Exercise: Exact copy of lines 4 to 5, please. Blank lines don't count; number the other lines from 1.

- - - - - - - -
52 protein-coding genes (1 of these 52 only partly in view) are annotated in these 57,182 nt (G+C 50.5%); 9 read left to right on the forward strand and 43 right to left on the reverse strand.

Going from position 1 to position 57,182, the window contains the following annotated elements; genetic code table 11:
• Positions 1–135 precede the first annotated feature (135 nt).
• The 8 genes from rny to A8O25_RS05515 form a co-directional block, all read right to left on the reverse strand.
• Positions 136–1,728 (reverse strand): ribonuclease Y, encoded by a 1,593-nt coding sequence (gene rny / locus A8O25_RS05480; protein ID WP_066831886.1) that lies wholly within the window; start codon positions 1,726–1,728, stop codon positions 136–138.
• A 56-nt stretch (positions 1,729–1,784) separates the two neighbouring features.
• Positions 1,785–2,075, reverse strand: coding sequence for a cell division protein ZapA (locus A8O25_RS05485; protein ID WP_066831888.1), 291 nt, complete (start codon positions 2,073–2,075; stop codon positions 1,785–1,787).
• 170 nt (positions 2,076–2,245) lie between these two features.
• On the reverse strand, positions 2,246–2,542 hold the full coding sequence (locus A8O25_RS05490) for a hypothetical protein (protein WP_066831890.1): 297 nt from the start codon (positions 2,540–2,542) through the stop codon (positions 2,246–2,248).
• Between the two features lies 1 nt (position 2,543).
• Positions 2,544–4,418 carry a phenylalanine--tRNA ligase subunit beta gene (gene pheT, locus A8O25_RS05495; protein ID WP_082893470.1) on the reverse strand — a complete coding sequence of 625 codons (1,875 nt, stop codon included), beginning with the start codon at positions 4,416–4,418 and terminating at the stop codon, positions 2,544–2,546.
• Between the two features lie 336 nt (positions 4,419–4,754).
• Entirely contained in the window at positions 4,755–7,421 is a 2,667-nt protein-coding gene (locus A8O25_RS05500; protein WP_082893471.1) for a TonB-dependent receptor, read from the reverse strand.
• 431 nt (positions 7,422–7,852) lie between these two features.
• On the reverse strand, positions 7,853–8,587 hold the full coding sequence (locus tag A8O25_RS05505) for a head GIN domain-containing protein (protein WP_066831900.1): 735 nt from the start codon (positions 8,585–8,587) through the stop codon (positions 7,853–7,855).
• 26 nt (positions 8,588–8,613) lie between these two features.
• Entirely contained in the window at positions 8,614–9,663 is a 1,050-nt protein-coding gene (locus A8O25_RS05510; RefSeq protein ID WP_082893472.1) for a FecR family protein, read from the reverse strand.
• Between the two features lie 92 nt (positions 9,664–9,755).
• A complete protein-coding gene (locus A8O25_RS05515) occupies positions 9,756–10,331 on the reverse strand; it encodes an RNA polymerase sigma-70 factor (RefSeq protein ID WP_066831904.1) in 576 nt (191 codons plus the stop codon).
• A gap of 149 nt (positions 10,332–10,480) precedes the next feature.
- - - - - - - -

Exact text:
• The 8 genes from rny to A8O25_RS05515 form a co-directional block, all read right to left on the reverse strand.
• Positions 136–1,728 (reverse strand): ribonuclease Y, encoded by a 1,593-nt coding sequence (gene rny / locus A8O25_RS05480; protein ID WP_066831886.1) that lies wholly within the window; start codon positions 1,726–1,728, stop codon positions 136–138.